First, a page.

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Indigo Girls will get folky in Ann Arbor this weekend

Digital First Media, @GraffonMusic

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It's been 30 years since Indigo Girls put out their first album -- a modest, self-released set called "Strange Fire," which netted the Georgia duo a major label recording contract and entrenched it in the pop music mainstream.

Three decades and 13 more albums later Emily Saliers and Amy Ray are still going strong, playing everywhere from amphitheaters to symphony halls to political rallies -- including last week's Women's March in Washington, D.C. They've also branched off in their own directions, with Ray releasing six solo albums and running her own label, Daemon Records, and Saliers co-writing a book with her father, theology professor Don Saliers, scoring films and preparing her first solo album for release this year.

The Indigos are both mothers now, and their Honor The Earth non-profit focuses on environmental issues, including the embattled Standing Rock Indian Reservation in North Dakota.

Put all that together, and it's hard to imagine a more appropriate headliner for this year's 40th Ann Arbor Folk Festival...

Saliers, 53, says that she and Ray "have our roots in folk. I grew up with the Kingston Trio around the house, even an artist like John Denver, who's kind of a folk artist, the McGarrigle sisters, even the Roches. Amy and I started wtih acoustic guitars and wrote songs on those, so we feel very comfortable in folk circles, especially now since the genre has broadened a bit to be inclusive of different musical influences under the umbrella of folk music. Now folks means so many things to so many people."

Saliers says that lyrically she and Ray feel a kinship with folk music as well. "It's music of the people," she explains by phone from her home in Atlanta. "We definitely write about issues of the people at the very heart of our music. Amy and I sing a lot of songs that are about bringing people together and being involved and things like that. I think we feel especially inspired in the wake of everything that's happened since the presidential election,"

Saliers feels confident that the Donald Trump presidency, which inspired the Women's March events around the world, will provide a boost in protest music during his administration. She says it's already inspired many of the songs on the solo album she's working on now. "It's all about this movement underneath the surface of what's happening with the presidency. It's all about coming together," Saliers says. "A lot of the songs are directly about political and social issues." She hopes to have the album out during the first half of the year.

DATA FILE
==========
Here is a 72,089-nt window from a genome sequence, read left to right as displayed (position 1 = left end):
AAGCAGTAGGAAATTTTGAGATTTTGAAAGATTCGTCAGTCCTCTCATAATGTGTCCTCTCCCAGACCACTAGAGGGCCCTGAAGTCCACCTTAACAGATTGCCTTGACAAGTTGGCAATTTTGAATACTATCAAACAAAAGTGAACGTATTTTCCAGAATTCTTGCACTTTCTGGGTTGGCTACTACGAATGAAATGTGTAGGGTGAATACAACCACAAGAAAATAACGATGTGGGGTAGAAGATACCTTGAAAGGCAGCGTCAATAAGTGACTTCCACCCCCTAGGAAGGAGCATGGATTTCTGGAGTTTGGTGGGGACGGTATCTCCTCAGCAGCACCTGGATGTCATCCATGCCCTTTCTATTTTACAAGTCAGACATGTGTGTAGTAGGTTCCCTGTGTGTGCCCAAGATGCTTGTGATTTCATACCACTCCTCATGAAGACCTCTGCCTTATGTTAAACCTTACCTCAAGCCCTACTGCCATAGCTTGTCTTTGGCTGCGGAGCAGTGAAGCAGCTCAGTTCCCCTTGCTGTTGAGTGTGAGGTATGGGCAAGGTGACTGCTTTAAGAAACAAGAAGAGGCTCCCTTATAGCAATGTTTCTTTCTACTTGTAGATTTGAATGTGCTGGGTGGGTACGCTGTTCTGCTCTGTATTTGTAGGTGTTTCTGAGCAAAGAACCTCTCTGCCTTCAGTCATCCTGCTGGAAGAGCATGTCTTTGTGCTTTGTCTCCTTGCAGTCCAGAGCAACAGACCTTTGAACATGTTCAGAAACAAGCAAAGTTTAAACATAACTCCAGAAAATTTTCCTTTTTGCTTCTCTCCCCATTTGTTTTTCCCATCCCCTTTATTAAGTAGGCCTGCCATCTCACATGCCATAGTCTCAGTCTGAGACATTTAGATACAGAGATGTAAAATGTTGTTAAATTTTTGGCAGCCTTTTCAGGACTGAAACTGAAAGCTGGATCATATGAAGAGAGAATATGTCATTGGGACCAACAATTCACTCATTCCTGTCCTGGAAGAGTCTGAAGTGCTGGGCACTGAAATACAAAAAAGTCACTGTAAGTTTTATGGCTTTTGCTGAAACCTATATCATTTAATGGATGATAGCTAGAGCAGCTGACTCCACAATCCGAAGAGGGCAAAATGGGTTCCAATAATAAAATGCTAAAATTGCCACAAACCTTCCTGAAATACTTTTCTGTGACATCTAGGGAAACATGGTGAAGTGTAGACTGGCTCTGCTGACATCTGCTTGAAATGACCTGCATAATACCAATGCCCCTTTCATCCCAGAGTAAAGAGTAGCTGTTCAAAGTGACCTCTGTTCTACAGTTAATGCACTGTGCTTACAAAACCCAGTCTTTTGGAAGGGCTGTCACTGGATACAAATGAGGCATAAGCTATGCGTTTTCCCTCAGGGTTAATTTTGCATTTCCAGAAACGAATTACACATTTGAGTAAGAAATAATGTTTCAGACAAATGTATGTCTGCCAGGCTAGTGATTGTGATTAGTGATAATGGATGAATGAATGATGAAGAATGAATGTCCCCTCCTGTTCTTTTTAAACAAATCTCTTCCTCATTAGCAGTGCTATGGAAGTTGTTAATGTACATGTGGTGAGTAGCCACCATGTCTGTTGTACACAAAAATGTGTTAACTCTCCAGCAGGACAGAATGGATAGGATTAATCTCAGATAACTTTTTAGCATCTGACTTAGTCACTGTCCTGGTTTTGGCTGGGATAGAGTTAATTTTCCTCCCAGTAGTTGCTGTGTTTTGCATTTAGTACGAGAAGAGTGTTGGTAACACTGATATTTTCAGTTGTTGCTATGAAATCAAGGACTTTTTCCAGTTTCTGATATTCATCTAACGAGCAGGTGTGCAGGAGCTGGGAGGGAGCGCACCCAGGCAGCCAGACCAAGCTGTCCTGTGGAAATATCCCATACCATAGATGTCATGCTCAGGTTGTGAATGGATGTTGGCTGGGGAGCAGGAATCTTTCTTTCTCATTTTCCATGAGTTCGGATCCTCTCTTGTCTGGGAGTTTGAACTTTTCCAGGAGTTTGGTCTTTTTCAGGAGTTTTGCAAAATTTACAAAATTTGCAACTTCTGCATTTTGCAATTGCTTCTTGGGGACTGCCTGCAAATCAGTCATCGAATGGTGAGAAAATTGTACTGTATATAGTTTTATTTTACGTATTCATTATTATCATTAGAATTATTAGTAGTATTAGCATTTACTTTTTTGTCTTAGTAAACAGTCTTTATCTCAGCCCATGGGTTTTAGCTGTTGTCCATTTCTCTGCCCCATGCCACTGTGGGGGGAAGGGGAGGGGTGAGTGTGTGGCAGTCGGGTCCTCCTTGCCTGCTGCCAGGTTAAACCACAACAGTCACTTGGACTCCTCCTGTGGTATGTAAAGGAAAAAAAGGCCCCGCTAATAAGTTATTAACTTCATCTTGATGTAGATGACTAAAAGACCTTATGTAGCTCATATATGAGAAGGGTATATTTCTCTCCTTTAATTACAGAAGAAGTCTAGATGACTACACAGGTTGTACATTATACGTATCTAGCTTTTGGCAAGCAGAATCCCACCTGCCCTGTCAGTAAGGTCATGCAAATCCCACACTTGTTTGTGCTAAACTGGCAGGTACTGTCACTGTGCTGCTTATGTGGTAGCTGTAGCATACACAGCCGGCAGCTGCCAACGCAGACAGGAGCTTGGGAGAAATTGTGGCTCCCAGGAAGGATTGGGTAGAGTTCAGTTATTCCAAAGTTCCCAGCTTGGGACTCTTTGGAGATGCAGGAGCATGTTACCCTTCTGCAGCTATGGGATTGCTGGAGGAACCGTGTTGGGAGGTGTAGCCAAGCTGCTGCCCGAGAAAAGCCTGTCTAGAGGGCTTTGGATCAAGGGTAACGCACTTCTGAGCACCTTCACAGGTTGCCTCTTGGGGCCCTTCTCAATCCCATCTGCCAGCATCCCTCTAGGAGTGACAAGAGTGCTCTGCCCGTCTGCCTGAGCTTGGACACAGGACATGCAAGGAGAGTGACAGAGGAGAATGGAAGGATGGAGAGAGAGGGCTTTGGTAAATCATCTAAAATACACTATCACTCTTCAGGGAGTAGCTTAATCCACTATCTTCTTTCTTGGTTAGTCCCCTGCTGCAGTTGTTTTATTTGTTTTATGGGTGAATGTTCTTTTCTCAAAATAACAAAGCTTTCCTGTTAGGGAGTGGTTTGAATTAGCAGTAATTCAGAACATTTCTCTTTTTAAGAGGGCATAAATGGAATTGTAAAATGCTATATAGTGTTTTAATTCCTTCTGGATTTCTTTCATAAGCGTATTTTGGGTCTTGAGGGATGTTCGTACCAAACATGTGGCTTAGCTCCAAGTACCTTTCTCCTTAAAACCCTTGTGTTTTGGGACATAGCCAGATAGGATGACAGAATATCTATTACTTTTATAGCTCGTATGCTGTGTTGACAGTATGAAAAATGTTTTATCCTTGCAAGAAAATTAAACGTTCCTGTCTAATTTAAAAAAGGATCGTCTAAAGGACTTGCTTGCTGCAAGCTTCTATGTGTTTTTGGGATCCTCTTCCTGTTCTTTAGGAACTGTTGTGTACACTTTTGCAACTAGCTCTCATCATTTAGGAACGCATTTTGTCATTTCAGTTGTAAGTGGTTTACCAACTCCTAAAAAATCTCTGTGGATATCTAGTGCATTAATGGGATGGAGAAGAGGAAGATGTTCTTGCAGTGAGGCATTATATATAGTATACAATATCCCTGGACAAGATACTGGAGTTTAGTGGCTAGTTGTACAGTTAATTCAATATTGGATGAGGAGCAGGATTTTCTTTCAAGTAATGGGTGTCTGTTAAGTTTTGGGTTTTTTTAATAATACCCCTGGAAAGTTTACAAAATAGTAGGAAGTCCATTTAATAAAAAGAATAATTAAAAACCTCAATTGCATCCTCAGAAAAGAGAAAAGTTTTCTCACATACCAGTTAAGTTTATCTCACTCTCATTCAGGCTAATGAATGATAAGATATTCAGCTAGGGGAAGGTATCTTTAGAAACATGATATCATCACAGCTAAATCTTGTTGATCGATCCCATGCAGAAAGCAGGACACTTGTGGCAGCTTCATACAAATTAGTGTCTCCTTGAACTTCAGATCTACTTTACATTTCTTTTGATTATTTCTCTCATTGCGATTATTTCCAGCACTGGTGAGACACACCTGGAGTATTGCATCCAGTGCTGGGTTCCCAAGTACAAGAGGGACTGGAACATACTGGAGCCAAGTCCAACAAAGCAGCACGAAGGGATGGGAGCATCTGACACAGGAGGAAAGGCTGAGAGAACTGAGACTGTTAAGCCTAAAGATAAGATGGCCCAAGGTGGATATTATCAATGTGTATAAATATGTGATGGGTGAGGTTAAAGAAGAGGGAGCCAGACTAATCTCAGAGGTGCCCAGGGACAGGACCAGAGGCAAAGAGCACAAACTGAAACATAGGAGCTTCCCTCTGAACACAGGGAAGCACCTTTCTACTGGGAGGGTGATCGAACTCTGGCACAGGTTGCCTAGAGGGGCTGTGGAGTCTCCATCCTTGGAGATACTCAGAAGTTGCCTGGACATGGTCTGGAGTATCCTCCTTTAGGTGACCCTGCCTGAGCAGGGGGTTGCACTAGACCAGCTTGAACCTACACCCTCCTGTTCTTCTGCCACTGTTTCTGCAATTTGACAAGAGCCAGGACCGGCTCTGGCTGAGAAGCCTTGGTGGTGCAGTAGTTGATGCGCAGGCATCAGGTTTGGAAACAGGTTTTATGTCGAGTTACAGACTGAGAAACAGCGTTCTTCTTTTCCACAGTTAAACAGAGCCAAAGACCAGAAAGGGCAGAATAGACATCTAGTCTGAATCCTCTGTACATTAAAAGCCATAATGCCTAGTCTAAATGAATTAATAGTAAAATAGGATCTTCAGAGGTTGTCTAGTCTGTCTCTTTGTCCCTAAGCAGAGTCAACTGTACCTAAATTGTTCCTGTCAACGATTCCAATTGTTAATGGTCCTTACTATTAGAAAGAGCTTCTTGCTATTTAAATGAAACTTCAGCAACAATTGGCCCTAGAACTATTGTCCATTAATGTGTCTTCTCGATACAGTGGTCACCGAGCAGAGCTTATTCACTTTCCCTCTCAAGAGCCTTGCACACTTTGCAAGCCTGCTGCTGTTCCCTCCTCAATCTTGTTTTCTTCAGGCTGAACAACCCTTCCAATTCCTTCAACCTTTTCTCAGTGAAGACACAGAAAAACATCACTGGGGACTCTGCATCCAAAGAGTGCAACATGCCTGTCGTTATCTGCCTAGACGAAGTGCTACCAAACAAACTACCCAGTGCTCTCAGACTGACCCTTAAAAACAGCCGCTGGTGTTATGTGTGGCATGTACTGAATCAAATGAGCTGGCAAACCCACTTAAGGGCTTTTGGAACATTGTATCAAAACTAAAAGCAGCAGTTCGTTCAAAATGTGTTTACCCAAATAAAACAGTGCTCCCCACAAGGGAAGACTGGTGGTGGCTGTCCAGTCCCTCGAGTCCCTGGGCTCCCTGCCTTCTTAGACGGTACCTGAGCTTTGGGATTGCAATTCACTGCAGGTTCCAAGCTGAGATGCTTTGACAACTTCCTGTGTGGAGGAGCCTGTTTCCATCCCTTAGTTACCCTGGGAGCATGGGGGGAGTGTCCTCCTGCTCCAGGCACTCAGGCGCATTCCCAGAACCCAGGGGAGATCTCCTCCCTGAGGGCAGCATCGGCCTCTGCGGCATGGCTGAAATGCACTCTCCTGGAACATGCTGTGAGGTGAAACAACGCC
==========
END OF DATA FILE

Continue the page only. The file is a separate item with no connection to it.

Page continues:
As for the March itself, Saliers is still overwhelmed. "It was all so incredible," she says. "Everything was so connected because there were so many marches everywhere. It was so peaceful but it was so energized. It was very powerful to feel that in the wake of what Trump has created from his followers, which is a lot of hatefulness and discord and dysfunction. When you're down there marching you know you're in a sea of people, but when you see the aerial shots you think, 'My goodness, this is a movement...' Now we have to transform that into direct action. That's the next step."

While the Indigos will be recording an orchestra album during April with the Colorado University Symphony Orchestra and are eyeballing a new studio album, but they'll also be putting a priority on their own activism. ""I think the election was a real jolt for people," Saliers says, "and now there's a lot of organizers on the ground taking close look at local elections, galvanizing voter populations that weren't inspired to vote and all those kinds of things. You can't really be too proactive. We're going to be led by the advice of organizers where we play. It's jsut a matter of keeping our eye on the prize and being involved."

The 40th Ann Arbor Folk Festival

6:30 p.m. Friday and Saturday, Jan. 27-28.

Hill Auditorium on the U-M campus, Ann Arbor.

Kacey Musgraves, Jenny Lewis and others perform Friday. Indigo Girls, Margo Price, Kiefer Sutherland and others play Saturday. Susan Werner emcees both nights.

Some $39.50 balcony seats remain for Saturday's shows. Tickets priced $39.50-$100 remain fro Friday.

Call 734-761-1800 or visit theark.org.

Web Site: www.theark.org

Send your thoughts and comments to Gary Graff


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